Providence Ranked #5 Nationally in Wage Growth Since 2009
Tuesday, September 03, 2013
According to the reports, in 2009, the average wage in the greater Providence metro area, which included Warwick as well as Fall River, MA, was $43,600. In 2012, it rose to $47,340.
Only four large metro areas -- those with populations of one million or more - saw bigger wage gains over the three years, as researched by Charlotta Mellanda at the Martin Prosperity Institute and reported in The Atlantic Cites.
Washington DC, Seattle, San Francisco, and Houston metro areas came in ahead of Providence, while Oklahoma City, Cleveland, Phoenix, New York City, and New Orleans filled out the six through ten slots for wage growth.
"It’s always nice to see positive economic statistics. The fact that the [Rhode Island] metro area had greater average wage growth than most areas of the country during 2009-2012 is good news," said the Rhode Island Economic Development Corporation's Marcel Valois.
"However, we must be cautious about using one isolated data set to draw conclusions about the economic health of a region. When we see a combination of positive job growth, lowering unemployment and increasing average wages, then we will have many more reasons to celebrate," said Valois.
With unemployment in Rhode Island currently at 8.9 percent as of July, it is markedly lower than where it was at in 2009, when it was 11.1 percent in July of that year before it eventually peaked at 11.9 percent in the beginning of 2010.
However, in the current economy, Rhode Island ranks 3rd nationally in unemployment behind Illinois and Nevada at 9.2 and 9.5 percent respectively.
So are relatively higher wages helping Rhode Islanders, with unemployment being where it's at? GoLocal talked with members of the Rhode Island business and political community to get their opinions on what the data meant.
Higher Wages -- and Unemployment
"First the metro measurement should be of interest because ours is truly regional economy. The relative growth in wages and salaries is encouraging, nevertheless it would be interesting to disaggregate the information by counties and states," said Sasse.
Despite the financial gains for some of those in the working world, Sasse however saw the continuing high unemployment rate in Rhode Island as compared to the rest of the country as still being of concern.
"The appears to be bittersweet with Rhode Island's unemployment rate in the top 5 and with even higher unemployment in the inner cities. Indeed, Rhode Island's recovery from the Great Recession appears to still be uneven."
Valois recognized as well that Rhode Island has a ways to go. "Rhode Island needs to stay focused on creating the conditions for businesses in all sectors to grow and thrive. That will be the long term solution to creating more jobs and improving wages for all our citizens," he said.
Does Rhode Island Stack Up?
"At first glance, this would appear to be good news," said Chartier. "However, as it is but one part of the state's economic picture, it cannot be taken as a sign of substantive improvement."
Chartier continued, "Rhode Island's recovery continues to seriously lag behind other states, having replaced only 25% of the jobs lost during the recession while our neighbor, Massachusetts, has recovered 125% of jobs lost."
"Rhode Island cannot reconcile this "good news" of wage growth with still high unemployment. Our state has a brand issue that is very real and will not go away if our leaders continue to make only incremental changes to the business climate."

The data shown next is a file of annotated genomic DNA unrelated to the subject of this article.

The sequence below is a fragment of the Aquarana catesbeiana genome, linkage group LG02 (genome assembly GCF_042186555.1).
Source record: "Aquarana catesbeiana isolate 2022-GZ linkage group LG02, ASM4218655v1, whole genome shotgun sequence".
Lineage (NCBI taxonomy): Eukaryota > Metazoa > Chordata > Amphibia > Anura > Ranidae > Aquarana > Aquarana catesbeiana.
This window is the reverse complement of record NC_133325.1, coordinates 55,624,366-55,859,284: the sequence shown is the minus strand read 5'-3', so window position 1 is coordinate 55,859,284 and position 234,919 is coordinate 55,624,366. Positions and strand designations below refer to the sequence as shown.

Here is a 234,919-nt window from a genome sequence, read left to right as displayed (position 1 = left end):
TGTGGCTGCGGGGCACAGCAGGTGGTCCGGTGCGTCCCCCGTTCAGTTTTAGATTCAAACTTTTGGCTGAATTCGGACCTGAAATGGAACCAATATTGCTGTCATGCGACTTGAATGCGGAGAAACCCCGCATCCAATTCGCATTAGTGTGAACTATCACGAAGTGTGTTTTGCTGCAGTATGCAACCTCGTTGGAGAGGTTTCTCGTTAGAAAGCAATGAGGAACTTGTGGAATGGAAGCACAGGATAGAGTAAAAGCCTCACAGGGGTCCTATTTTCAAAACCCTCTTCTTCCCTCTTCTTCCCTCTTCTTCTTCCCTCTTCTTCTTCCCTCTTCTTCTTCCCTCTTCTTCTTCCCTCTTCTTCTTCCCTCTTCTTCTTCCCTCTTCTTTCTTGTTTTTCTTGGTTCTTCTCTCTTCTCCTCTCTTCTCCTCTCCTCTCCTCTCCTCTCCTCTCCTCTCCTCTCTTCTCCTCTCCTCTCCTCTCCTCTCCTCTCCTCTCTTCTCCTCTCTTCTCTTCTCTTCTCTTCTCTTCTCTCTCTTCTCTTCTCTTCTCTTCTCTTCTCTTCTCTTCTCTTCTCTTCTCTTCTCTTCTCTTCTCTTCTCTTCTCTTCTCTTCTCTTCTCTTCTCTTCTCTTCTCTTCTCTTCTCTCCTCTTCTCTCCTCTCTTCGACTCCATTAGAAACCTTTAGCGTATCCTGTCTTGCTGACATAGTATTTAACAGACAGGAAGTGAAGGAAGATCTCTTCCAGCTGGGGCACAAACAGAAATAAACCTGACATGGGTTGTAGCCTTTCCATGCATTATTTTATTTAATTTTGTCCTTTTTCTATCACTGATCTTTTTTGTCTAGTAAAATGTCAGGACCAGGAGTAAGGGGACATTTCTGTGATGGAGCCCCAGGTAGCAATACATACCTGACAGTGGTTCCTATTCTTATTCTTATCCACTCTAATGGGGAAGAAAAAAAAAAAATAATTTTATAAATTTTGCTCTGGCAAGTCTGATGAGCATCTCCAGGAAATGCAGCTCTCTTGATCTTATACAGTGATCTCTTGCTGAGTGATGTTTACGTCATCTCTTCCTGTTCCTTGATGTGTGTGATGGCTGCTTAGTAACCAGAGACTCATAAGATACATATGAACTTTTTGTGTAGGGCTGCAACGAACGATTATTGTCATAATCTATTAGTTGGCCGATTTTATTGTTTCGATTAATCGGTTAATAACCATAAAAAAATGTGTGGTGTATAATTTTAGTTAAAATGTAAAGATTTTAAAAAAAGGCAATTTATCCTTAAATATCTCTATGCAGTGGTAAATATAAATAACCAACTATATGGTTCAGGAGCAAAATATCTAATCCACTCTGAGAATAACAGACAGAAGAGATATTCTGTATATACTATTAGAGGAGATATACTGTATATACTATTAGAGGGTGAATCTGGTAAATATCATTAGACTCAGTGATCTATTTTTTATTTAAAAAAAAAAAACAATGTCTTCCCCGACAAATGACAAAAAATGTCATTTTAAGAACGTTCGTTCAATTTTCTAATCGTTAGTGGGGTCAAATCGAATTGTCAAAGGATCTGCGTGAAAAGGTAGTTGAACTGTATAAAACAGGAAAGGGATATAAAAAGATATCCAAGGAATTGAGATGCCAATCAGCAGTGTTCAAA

Said Chartier, "Finally, we would note with some dismay that the metropolitan area in this report with the highest increase in wages includes Washington, DC. It would be truly shameful and unacceptable if an upward trend in federal government wages exceeds those in the private sector, at the expense of the very taxpayers whom our government is supposed to serve."
Mike Stenhouse with the Rhode Island Center for Freedom and Prosperity similarly conjectured that the increase in wages could possibly be a factor of public sector growth.
"We did a study last year that showed that Rhode Island's public sector, after accounting for similarities such as education and demographics, out-earns the private sector, especially when you add benefits, which are much higher than the private sector." Stenhouse shared that the report could be found here.
"My first inclination is that looking at this list, if the first city and metro area is Washington DC, is that this this could be the result of the workforce measurement being heavily weighted towards public employees," said Stenhouse. "So is this data an indication that government employees are making a lot and driving the average wage up? I'm not sure, I haven't seen all the data this survey is looking at, but it could be the case."
Stenhouse continued, "What we do know in Rhode Island is that we have things backwards. We've got a burgeoning public sector, but clearly we don't have a good jobs market overall in the private sector."
"In a weak economy, we believe there will be greater disparities between low income earners and high," said Stenhouse. "In a booming economy, the lower income earners will benefit disproportionately better, along with everyone else."
Richard Florida, who penned the wage increase article in The Atlantic Cities, noted that nearly all U.S. metro areas - 96 percent of them - saw some increase in average annual wages over the years looked at.
Florida wrote, "The overall trend in wages give us cause for more optimism this Labor Day than we've had in quite a while. While there is still a ways to go and while too many workers in too many places remain out of work or underemployed, these data substantiate just how extensive the reach of wage recovery has been across the board."
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